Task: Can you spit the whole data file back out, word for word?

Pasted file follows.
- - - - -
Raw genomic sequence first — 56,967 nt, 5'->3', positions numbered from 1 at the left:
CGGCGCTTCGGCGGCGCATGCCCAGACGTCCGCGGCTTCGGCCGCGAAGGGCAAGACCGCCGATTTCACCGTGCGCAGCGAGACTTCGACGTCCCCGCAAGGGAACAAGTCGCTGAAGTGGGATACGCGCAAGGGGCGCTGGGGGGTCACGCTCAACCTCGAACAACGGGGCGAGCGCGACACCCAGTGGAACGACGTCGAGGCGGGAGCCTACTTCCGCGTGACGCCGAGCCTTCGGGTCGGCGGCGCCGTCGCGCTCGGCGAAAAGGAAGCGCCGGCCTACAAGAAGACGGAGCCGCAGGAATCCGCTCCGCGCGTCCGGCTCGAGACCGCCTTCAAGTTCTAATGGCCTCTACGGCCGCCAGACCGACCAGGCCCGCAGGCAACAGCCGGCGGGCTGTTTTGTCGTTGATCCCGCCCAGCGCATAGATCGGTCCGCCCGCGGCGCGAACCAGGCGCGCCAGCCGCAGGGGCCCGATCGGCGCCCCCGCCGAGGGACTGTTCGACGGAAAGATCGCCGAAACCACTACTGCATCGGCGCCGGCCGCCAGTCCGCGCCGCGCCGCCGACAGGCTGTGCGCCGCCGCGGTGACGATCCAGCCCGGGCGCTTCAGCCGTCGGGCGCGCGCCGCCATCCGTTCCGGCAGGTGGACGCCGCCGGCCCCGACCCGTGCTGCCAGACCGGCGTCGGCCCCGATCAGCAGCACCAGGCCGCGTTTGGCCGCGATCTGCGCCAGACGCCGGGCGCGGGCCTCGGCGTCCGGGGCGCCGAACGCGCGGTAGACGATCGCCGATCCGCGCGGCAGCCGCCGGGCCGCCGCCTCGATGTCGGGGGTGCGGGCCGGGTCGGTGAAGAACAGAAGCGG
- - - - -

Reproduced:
Raw genomic sequence first — 56,967 nt, 5'->3', positions numbered from 1 at the left:
CGGCGCTTCGGCGGCGCATGCCCAGACGTCCGCGGCTTCGGCCGCGAAGGGCAAGACCGCCGATTTCACCGTGCGCAGCGAGACTTCGACGTCCCCGCAAGGGAACAAGTCGCTGAAGTGGGATACGCGCAAGGGGCGCTGGGGGGTCACGCTCAACCTCGAACAACGGGGCGAGCGCGACACCCAGTGGAACGACGTCGAGGCGGGAGCCTACTTCCGCGTGACGCCGAGCCTTCGGGTCGGCGGCGCCGTCGCGCTCGGCGAAAAGGAAGCGCCGGCCTACAAGAAGACGGAGCCGCAGGAATCCGCTCCGCGCGTCCGGCTCGAGACCGCCTTCAAGTTCTAATGGCCTCTACGGCCGCCAGACCGACCAGGCCCGCAGGCAACAGCCGGCGGGCTGTTTTGTCGTTGATCCCGCCCAGCGCATAGATCGGTCCGCCCGCGGCGCGAACCAGGCGCGCCAGCCGCAGGGGCCCGATCGGCGCCCCCGCCGAGGGACTGTTCGACGGAAAGATCGCCGAAACCACTACTGCATCGGCGCCGGCCGCCAGTCCGCGCCGCGCCGCCGACAGGCTGTGCGCCGCCGCGGTGACGATCCAGCCCGGGCGCTTCAGCCGTCGGGCGCGCGCCGCCATCCGTTCCGGCAGGTGGACGCCGCCGGCCCCGACCCGTGCTGCCAGACCGGCGTCGGCCCCGATCAGCAGCACCAGGCCGCGTTTGGCCGCGATCTGCGCCAGACGCCGGGCGCGGGCCTCGGCGTCCGGGGCGCCGAACGCGCGGTAGACGATCGCCGATCCGCGCGGCAGCCGCCGGGCCGCCGCCTCGATGTCGGGGGTGCGGGCCGGGTCGGTGAAGAACAGAAGCGG